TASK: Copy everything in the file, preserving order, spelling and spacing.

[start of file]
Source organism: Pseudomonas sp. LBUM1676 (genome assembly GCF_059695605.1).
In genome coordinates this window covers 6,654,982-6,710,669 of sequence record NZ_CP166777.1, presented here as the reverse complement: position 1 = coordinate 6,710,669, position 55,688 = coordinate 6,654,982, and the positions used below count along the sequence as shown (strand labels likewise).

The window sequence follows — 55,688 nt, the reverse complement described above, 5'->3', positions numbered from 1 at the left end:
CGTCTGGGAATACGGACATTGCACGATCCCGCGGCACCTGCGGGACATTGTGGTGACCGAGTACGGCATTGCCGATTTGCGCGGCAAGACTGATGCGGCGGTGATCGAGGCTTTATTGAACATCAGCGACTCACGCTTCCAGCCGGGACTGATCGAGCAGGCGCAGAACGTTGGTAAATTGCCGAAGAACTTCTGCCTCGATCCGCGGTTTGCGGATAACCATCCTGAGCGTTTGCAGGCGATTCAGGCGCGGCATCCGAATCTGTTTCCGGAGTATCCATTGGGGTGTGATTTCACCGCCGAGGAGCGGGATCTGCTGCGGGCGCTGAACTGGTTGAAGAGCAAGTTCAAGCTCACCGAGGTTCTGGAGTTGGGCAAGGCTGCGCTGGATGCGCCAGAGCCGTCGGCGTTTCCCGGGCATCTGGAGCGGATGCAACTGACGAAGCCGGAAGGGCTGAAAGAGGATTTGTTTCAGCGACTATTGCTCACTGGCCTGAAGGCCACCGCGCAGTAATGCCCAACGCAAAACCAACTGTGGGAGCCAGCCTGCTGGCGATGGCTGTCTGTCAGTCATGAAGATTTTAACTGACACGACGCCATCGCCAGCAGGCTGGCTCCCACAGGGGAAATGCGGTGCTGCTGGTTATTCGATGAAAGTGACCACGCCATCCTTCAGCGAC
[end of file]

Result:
Source organism: Pseudomonas sp. LBUM1676 (genome assembly GCF_059695605.1).
In genome coordinates this window covers 6,654,982-6,710,669 of sequence record NZ_CP166777.1, presented here as the reverse complement: position 1 = coordinate 6,710,669, position 55,688 = coordinate 6,654,982, and the positions used below count along the sequence as shown (strand labels likewise).

The window sequence follows — 55,688 nt, the reverse complement described above, 5'->3', positions numbered from 1 at the left end:
CGTCTGGGAATACGGACATTGCACGATCCCGCGGCACCTGCGGGACATTGTGGTGACCGAGTACGGCATTGCCGATTTGCGCGGCAAGACTGATGCGGCGGTGATCGAGGCTTTATTGAACATCAGCGACTCACGCTTCCAGCCGGGACTGATCGAGCAGGCGCAGAACGTTGGTAAATTGCCGAAGAACTTCTGCCTCGATCCGCGGTTTGCGGATAACCATCCTGAGCGTTTGCAGGCGATTCAGGCGCGGCATCCGAATCTGTTTCCGGAGTATCCATTGGGGTGTGATTTCACCGCCGAGGAGCGGGATCTGCTGCGGGCGCTGAACTGGTTGAAGAGCAAGTTCAAGCTCACCGAGGTTCTGGAGTTGGGCAAGGCTGCGCTGGATGCGCCAGAGCCGTCGGCGTTTCCCGGGCATCTGGAGCGGATGCAACTGACGAAGCCGGAAGGGCTGAAAGAGGATTTGTTTCAGCGACTATTGCTCACTGGCCTGAAGGCCACCGCGCAGTAATGCCCAACGCAAAACCAACTGTGGGAGCCAGCCTGCTGGCGATGGCTGTCTGTCAGTCATGAAGATTTTAACTGACACGACGCCATCGCCAGCAGGCTGGCTCCCACAGGGGAAATGCGGTGCTGCTGGTTATTCGATGAAAGTGACCACGCCATCCTTCAGCGAC